Crossbar Is Developing A ReRAM Solution That Could Trump Intel's 3D XPoint Technology

Remember the name Crossbar, in case you are not already familiar with the firm. Founded in 2010, Crossbar has designed a ReRAM (resistive random-access memory) solution that could give Intel and its 3D XPoint technology developed in collaboration with Micron a run for their money. Crossbar's implementation is fast and stable, and also scalable with the ability to be stacked in 3D.

The appeal of solutions like 3D XPoint and ReRAM is that they are non-volatile memory solutions with higher switching speeds and much less power draw compared to NAND flash memory. According to Crossbar, its ReRAM technology is writes data 1,000 times faster than NAND flash, while consuming 20 times less power. It is not quite as fast as DRAM, but pretty close and much more power efficient.

Crossbar 3D ReRAM
Crossbar's 3D ReRAM structure (Image Source: Crossbar)

Those traits make ReRAM a promising option for mobile gadgets and the growing number of Internet of Things (IoT) devices. It also can withstand a wide range of temperatures, as it is able to operate in environments as cold as -40C and as hot as 125C.

Getting into the nuts and bolts of the technology, a typical ReRAM cell has a switching material with different resistance characteristics sandwiched by two metallic electrodes. The switching effect is based on the motion of ions under the influence of an electric field or heat, and the switching material's ability to store the ion distribution.

There are several challenges that ReRAM solutions must overcome, such as temperature sensitivity and the manufacturing process. Crossbar's solution uses a silicon-based switching material as the host material for a metallic filament formation, which is stable across a wide temperature range. The company is also able to interconnect ReRAM cells in true cross-point memory arrays so they can be stacked, providing high density 3D arrays that can scale to below 10nm.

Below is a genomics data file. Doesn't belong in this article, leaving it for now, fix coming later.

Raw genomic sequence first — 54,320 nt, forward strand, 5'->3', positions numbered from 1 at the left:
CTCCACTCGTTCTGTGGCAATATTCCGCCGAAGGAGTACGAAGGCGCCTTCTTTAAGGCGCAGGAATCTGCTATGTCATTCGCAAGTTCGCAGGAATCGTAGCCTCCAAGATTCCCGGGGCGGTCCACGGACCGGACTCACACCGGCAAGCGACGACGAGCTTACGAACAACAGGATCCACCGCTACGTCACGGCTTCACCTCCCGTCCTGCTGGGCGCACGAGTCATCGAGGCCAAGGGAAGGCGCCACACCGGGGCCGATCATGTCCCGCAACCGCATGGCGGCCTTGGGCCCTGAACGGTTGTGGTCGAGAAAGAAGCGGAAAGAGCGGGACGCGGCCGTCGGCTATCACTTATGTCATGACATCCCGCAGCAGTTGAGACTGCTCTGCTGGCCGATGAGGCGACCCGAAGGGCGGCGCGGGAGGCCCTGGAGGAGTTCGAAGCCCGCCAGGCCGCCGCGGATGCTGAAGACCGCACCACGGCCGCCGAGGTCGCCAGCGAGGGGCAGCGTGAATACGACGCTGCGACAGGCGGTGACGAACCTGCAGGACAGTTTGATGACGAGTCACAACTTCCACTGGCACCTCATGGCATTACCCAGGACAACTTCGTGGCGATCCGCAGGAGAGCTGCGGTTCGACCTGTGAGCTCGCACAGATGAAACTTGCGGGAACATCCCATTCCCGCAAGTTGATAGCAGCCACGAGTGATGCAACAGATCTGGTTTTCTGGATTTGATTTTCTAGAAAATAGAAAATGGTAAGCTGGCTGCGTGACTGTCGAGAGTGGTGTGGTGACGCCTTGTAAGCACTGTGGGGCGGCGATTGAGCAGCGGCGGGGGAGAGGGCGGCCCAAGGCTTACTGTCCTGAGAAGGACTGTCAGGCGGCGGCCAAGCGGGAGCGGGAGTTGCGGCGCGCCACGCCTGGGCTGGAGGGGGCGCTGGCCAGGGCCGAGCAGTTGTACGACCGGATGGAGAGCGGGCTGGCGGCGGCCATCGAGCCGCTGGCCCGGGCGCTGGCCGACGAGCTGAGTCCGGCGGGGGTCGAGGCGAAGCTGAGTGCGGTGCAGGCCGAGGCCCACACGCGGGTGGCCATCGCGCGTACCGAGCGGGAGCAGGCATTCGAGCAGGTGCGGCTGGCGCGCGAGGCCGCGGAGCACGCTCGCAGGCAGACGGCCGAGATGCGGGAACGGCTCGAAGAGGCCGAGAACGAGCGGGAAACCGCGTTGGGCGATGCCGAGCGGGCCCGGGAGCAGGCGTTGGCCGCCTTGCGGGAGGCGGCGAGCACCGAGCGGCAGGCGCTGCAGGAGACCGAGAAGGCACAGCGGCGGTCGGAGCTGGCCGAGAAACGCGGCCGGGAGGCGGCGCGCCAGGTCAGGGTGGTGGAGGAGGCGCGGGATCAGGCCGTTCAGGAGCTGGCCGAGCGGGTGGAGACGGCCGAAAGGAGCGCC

While mobile and IoT are two sectors where ReRAM could show up, Crossbar also touts the benefits of using its technology in solid state drives.

"Compared to traditional Flash memory, Crossbar ReRAM is a much faster, bit-alterable, erase-free operation. Crossbar ReRAM technology delivers 100x lower read latency and 1,000x faster write performance compared to NAND Flash, and doesn’t have the Flash design constraint to build memory arrays in large blocks that can be independently but atomically operated," Crossbar says. "Crossbar’s ReRAM technology can be architected with smaller pages (e.g. 256Byte pages vs. 16KByte pages in NAND) that can be independently re-programmed. This new storage architecture drastically simplifies the complexity of the storage controller by removing a large portion of the background memory accesses required for garbage collection."

According to Crossbar, these technical advantages would manifest in the form of lower read and write latencies, lower energy consumption, and ultimately longer lasting storage solutions.

While Crossbar has been talking about ReRAM for a long time, it is getting to show the technology in action at the SMIC Technology Symposium in Shanghai this week.